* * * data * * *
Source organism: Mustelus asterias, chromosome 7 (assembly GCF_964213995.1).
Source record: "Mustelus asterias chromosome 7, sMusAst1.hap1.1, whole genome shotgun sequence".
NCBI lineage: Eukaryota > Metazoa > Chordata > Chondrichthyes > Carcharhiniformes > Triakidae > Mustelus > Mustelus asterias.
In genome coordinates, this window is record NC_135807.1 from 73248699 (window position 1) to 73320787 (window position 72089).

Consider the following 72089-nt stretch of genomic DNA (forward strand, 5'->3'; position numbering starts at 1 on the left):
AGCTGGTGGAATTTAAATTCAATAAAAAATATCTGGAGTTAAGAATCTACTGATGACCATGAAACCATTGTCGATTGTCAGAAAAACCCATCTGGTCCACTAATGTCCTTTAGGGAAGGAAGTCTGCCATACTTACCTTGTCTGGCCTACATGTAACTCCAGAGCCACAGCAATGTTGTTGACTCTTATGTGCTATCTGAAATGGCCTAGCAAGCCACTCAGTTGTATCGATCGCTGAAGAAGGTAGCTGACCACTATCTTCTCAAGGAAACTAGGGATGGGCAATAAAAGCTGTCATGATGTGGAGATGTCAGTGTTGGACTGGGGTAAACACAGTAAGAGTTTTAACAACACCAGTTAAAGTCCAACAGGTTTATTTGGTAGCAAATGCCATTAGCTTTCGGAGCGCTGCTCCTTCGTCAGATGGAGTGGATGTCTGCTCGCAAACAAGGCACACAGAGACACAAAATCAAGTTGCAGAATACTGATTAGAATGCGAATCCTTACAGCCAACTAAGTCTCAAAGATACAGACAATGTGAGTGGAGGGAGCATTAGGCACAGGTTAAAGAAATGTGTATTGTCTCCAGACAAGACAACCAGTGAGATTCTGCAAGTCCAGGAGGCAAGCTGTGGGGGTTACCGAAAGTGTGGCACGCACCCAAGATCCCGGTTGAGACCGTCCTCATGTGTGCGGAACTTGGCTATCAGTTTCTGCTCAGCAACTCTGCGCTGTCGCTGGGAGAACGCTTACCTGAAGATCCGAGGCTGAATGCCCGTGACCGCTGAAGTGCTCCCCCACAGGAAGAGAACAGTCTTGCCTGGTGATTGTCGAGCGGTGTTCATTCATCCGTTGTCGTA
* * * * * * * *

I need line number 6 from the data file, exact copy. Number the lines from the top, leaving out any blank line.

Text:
AGCTGGTGGAATTTAAATTCAATAAAAAATATCTGGAGTTAAGAATCTACTGATGACCATGAAACCATTGTCGATTGTCAGAAAAACCCATCTGGTCCACTAATGTCCTTTAGGGAAGGAAGTCTGCCATACTTACCTTGTCTGGCCTACATGTAACTCCAGAGCCACAGCAATGTTGTTGACTCTTATGTGCTATCTGAAATGGCCTAGCAAGCCACTCAGTTGTATCGATCGCTGAAGAAGGTAGCTGACCACTATCTTCTCAAGGAAACTAGGGATGGGCAATAAAAGCTGTCATGATGTGGAGATGTCAGTGTTGGACTGGGGTAAACACAGTAAGAGTTTTAACAACACCAGTTAAAGTCCAACAGGTTTATTTGGTAGCAAATGCCATTAGCTTTCGGAGCGCTGCTCCTTCGTCAGATGGAGTGGATGTCTGCTCGCAAACAAGGCACACAGAGACACAAAATCAAGTTGCAGAATACTGATTAGAATGCGAATCCTTACAGCCAACTAAGTCTCAAAGATACAGACAATGTGAGTGGAGGGAGCATTAGGCACAGGTTAAAGAAATGTGTATTGTCTCCAGACAAGACAACCAGTGAGATTCTGCAAGTCCAGGAGGCAAGCTGTGGGGGTTACCGAAAGTGTGGCACGCACCCAAGATCCCGGTTGAGACCGTCCTCATGTGTGCGGAACTTGGCTATCAGTTTCTGCTCAGCAACTCTGCGCTGTCGCTGGGAGAACGCTTACCTGAAGATCCGAGGCTGAATGCCCGTGACCGCTGAAGTGCTCCCCCACAGGAAGAGAACAGTCTTGCCTGGTGATTGTCGAGCGGTGTTCATTCATCCGTTGTCGTA